Published April 12, 2013
Individuals who carry excess weight around their stomachs rather than their hips – commonly referred to as being “apple-shaped” – are more likely to have kidney disease, regardless of BMI, Medical News Today reported.
According to a new study from the Netherlands, apple-shaped people not only have poorer kidney function than their pear-shaped counterparts, but they also have lower blood flow and higher blood pressure in the kidneys.
Carrying excess fat around the mid-section has long been associated with poor kidney function, but scientists have not fully understood the underlying mechanisms of the link.
Arjan Kwakernaak, lead author of the study, and colleagues at the University Medical Center Groningen focused on an individual’s waist-to-hip ratio (WHR), which ultimately measures the amount of body fat carried around the mid-section. They analyzed the WHRs of 315 healthy individuals with an average body mass index (BMI) of 24.9 kg/m2 – in relation to their kidney health. A normal weight BMI is anywhere between 18.5 and 24.9 kg/m2.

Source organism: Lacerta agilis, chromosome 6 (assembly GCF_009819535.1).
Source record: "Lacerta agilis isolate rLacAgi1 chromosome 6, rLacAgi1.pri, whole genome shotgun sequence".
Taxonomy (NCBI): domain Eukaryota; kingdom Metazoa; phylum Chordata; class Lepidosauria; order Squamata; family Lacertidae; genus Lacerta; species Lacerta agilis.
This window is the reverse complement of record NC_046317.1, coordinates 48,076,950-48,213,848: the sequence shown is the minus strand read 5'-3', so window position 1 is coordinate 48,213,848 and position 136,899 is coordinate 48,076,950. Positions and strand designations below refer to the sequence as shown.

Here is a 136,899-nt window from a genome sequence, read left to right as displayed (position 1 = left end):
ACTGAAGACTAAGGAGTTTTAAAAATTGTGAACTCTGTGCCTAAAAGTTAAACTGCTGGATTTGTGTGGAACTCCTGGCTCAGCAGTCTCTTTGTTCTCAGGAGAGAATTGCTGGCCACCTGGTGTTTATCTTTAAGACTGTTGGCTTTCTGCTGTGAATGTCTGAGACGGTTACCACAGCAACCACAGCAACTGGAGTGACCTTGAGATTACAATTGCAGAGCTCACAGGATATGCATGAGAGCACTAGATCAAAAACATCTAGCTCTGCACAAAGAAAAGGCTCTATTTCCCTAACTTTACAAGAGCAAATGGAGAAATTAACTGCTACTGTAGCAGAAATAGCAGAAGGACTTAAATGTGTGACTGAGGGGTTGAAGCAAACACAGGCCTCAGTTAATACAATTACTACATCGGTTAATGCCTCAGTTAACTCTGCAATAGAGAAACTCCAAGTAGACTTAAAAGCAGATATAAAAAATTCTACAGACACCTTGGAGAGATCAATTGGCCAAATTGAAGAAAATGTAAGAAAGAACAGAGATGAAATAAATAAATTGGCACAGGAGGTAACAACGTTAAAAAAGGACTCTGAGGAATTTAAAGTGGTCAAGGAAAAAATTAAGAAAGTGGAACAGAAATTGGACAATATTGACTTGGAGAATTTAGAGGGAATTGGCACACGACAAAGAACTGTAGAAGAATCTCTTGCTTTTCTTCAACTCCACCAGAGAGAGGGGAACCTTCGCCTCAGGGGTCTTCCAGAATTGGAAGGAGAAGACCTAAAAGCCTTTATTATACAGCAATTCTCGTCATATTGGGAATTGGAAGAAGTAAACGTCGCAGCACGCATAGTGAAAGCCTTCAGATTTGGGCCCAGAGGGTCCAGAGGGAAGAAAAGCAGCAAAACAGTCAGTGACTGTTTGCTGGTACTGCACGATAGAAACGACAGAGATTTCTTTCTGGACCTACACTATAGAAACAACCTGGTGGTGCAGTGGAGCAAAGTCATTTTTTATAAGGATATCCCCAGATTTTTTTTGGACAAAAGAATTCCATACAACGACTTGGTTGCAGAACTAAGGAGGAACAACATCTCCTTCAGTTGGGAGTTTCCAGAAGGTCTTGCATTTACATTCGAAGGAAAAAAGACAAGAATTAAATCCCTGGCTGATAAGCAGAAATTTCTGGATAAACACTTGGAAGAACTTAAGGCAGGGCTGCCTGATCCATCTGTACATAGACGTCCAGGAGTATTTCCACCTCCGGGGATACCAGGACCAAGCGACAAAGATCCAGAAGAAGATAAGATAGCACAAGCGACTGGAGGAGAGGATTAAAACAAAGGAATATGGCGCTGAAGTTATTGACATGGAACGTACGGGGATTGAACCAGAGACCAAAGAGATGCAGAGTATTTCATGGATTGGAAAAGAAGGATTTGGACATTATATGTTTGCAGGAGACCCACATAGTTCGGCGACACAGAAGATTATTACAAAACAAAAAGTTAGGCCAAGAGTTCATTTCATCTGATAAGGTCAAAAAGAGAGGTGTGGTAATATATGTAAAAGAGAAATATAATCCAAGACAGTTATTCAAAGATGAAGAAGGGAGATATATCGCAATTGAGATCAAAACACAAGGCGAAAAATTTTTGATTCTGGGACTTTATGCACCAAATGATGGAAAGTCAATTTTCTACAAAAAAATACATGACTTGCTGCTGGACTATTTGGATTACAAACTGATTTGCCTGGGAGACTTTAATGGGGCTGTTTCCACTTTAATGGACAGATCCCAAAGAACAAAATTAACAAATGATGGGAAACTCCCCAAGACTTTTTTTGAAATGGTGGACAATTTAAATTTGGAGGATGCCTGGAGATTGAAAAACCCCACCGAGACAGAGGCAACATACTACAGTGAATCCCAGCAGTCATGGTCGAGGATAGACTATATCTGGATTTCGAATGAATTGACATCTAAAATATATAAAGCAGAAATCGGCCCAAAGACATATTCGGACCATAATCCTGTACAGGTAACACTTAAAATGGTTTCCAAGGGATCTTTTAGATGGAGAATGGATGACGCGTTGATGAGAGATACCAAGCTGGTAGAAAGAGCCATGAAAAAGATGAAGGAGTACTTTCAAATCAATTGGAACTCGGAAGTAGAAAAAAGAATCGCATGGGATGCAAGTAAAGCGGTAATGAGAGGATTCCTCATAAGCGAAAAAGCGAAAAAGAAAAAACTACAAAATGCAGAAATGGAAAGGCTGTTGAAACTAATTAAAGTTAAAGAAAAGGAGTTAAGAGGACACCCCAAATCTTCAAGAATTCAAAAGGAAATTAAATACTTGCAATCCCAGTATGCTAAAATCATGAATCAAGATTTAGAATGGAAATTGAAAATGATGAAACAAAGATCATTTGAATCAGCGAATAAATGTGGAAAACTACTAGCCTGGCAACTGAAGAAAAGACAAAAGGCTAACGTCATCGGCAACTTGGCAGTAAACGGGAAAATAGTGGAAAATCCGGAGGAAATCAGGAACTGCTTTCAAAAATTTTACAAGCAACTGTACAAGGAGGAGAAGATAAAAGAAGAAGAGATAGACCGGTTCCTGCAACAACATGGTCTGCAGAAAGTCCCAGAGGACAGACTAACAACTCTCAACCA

Ultimately, those with higher WHRs had lower glomerular filtration rates (GFR) – the volume of fluid the kidneys are capable of filtering during a given period of time. The relationship held true even for apple-shaped people, even though they were completely healthy and had normal BMIs.
"WHR was associated with lower GFR, lower effective renal plasma flow, and higher filtration fraction, even after adjustment for sex, age, mean arterial pressure, and BMI," the authors wrote.
The findings were published online in the Journal of the American Society of Nephrology (JASN).